21 Nov, Thursday
7° C

REVIEW: The Vamps – Odyssey Arena, Belfast

thevampsWaltzing on stage to the screams of thousands of girls, reluctant boyfriends and unsure tapping of dad feet The Vamps burst into Belfast ready to deliver their own songs and more.

Boasting a crowd of 11,000 people the Odyssey Arena was filled majorly with teenage girls waiting for their hearts to be warmed and tingled by the sweet, sweet voices of three boy bands.

Getting the crowd past the inevitable settling in, shimmying around, ‘help me yellow fleece man where is my seat’ stage and into concert ready mode were four-man Californian band ‘The Tide‘. The 17-18 year olds were signed to The Vamp’s record label at the end of February of this year and have since been taken under the wing of the band, promoting and assisting with both writing and producing. The band were certainly well received in the warm arms of Belfast and successfully began the buzz of what was soon to be a booming crowd.

Soon after Union J paid the excited crowd a little visit. A simplistic set up of four chairs, a black background and incredibly pretty faces the crowd were instantly latched onto what the band delivered – it would seem nothing else is needed to get thousands of girls drooling (take note, boys).

After a short interval the lights shut out in anticipation for the appearance of the four boys crowds had flocked out to see. The darkness was immediately interrupted by a black and white video sequence introducing The Vamps – Charlie Chaplin’s ‘The Great Dictator’ speech playing against pulses of electric guitar and drums exciting the crowd to a crescendo of screams when the boys burst on stage playing hit single ‘Wild Heart’.

‘Wild Heart’ was one of three introduction songs delivered one after the other, barely giving the crowd time to gather breath in between yelling the lyrics (nailing all notes, obviously). The band delivered what was expected if aware of their songs – an incredibly welcoming, high-energy, electric atmosphere with a lot of encouragement for more screaming, more jumping and more crowd participation. The charisma of the four boys added to the buzz and it would be lies not to give the sweaty, shining bare arms of Tristan and Connor in tank tops a mention when discussing excitement of the crowd (lets not kid ourselves, folks).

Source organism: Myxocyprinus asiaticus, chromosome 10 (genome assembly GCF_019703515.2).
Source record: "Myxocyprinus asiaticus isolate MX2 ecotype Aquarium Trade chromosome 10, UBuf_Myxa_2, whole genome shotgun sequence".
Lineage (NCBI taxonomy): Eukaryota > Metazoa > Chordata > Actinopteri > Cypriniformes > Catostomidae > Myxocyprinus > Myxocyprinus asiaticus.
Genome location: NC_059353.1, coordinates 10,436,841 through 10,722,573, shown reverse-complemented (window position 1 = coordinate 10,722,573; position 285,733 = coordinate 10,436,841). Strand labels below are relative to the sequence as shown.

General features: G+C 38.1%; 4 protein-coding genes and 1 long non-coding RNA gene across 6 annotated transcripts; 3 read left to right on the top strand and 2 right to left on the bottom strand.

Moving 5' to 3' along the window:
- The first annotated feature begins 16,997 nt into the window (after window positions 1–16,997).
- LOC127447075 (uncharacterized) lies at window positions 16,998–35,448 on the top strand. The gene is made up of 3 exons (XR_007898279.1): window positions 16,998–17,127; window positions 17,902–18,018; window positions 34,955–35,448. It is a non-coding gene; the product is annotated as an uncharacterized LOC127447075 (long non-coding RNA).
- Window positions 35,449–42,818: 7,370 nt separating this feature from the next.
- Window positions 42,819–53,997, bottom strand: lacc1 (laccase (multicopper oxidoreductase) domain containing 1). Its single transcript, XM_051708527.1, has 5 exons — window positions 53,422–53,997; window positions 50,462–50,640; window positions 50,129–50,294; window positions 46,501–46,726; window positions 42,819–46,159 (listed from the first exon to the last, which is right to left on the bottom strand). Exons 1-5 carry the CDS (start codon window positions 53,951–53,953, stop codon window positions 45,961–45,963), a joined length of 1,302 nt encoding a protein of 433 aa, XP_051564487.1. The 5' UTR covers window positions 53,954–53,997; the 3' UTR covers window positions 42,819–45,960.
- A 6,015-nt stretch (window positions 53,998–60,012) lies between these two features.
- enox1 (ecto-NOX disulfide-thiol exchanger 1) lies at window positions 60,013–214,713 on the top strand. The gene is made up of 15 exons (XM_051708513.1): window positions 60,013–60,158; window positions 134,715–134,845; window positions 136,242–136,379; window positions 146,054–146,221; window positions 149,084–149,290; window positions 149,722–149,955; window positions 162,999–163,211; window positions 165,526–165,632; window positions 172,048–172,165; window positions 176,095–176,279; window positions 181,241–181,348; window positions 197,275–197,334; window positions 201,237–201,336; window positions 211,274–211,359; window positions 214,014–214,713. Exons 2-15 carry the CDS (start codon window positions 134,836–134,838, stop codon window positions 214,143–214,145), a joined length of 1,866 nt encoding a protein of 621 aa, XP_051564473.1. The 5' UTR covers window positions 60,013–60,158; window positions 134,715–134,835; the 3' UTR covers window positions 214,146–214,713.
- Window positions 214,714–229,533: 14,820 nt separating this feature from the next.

Differently to some other concerts The Vamps split the time up evenly, playing videos giving an insight into each members’ home life followed by an individual song/piece. Naturally this played to the hearts of every girl more – show us a boy band member loving his family or playing with a pet dog and you have us forever. This was not only a successful and tactical way to break up the show but it was incredibly interesting both learning about each member on a personal level as well as concentrating on their own individual talent.

As if playing their own collection of songs wasn’t enough, the crowd was treated to a medley of different covers all with the twist of ringing electric guitar, including ‘Uptown Funk’ and ‘We Can’t Stop.’ The covers went on to be dotted throughout the show, with Connor Ball giving us his version of Sum 41 ‘In Too Deep’ and the whole band coming together to bash out My Chemical Romance’s ‘Teenagers’ to a roaring crowd.

The almost expected bring an audience member up on stage part of the show (which just NEVER seems to be you) was made even more entertaining with a mix up. A 24 year old fan appeared on stage alongside two teens and fed through to Bradley’s ear-piece was the incorrect information that they were her daughters. This was a very funny, clearly unplanned and much appreciated moment, with confusion that was soon blamed on Joe the manager and resulting in the shouts of ‘Blame Joe!’ encouraged by the band members.

After their rendition of ‘Oh, Cecilia’ brought out the reggae vibes the usual tease of ‘we’re finished now’ occurred and the band left the stage. Once the roars were to their satisfaction The Vamps bounced back on stage and gave us two more songs.

An acoustic version of ‘Risk it All’ soon built up to a powerful ballad, followed by the one everyone thought had been forgotten – ‘Can We Dance.’ Both knowing it was the last song and because the beat is too damn hard to resist the crowd jumped until the last note cut, confetti still shooting from the canons and screams only dying down a little. Clare Hogarth,

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